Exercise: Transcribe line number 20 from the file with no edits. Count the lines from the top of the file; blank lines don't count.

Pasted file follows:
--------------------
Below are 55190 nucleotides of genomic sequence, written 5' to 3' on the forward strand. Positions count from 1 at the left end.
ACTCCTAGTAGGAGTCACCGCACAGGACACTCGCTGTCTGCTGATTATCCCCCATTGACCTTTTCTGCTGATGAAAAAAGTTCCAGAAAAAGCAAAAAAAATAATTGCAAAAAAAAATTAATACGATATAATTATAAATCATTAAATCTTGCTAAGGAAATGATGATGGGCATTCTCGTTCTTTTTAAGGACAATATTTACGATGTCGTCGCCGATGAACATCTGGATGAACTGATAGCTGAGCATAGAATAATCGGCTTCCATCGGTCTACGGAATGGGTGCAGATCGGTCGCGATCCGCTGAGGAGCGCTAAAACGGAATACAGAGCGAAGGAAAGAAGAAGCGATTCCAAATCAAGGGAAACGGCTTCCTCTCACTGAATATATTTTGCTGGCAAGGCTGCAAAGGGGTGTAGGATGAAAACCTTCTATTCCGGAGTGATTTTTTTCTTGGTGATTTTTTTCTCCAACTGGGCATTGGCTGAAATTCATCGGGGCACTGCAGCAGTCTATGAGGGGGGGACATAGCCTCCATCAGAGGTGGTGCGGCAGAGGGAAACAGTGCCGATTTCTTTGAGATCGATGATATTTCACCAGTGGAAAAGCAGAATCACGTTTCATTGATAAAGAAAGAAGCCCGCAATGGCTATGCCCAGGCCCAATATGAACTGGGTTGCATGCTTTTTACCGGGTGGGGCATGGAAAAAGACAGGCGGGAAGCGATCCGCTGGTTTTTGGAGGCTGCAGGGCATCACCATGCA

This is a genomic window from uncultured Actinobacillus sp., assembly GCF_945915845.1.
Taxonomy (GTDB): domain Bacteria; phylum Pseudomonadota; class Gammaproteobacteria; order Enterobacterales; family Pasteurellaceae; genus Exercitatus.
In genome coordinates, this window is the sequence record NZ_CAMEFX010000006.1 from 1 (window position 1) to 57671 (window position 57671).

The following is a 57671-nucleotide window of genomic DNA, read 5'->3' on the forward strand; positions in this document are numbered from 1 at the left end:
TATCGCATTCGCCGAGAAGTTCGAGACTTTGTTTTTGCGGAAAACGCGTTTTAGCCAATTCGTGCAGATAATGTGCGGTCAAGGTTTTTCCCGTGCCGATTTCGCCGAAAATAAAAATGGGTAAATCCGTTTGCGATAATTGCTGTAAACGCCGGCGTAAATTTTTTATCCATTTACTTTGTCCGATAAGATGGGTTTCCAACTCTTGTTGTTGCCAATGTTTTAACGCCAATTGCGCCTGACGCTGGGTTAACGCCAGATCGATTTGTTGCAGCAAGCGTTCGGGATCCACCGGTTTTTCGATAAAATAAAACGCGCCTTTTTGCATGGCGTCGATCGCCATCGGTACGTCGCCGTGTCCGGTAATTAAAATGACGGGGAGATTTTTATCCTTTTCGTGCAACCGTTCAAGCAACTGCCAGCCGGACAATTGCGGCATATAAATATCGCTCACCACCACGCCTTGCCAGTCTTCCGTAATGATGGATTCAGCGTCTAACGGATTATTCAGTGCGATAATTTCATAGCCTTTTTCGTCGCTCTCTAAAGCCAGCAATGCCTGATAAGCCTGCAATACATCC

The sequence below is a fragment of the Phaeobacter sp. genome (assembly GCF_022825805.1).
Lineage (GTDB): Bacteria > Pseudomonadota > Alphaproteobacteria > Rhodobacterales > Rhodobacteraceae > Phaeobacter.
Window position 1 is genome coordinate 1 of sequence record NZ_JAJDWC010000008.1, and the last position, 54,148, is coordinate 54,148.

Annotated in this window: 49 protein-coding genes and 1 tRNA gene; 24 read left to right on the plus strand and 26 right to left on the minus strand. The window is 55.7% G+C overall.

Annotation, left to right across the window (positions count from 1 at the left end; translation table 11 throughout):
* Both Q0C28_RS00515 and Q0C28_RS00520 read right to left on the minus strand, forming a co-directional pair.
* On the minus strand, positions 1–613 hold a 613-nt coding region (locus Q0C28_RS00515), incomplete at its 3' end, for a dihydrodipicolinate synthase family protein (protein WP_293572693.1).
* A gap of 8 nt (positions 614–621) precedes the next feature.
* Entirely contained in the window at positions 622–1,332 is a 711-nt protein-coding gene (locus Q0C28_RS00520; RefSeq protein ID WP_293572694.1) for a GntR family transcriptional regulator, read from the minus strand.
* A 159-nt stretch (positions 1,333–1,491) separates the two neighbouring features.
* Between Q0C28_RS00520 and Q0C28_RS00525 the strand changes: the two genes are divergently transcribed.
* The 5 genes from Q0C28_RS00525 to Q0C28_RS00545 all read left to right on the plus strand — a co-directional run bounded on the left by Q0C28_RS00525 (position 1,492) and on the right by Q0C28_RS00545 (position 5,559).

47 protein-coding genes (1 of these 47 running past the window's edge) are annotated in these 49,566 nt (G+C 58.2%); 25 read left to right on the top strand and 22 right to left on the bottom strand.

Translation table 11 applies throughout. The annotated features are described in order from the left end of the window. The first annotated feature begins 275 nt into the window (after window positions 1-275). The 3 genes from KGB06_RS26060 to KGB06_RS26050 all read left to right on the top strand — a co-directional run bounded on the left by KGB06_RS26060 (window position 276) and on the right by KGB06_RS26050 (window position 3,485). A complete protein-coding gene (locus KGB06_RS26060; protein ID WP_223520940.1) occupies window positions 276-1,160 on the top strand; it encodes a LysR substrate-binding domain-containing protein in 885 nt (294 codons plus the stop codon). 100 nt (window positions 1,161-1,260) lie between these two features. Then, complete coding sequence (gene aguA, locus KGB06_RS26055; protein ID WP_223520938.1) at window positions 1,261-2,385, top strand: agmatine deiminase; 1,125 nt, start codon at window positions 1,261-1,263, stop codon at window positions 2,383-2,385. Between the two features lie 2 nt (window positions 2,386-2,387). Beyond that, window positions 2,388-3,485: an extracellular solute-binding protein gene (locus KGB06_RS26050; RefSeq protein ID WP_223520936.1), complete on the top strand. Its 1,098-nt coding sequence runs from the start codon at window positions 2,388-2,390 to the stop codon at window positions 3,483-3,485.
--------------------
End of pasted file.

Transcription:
47 protein-coding genes (1 of these 47 running past the window's edge) are annotated in these 49,566 nt (G+C 58.2%); 25 read left to right on the top strand and 22 right to left on the bottom strand.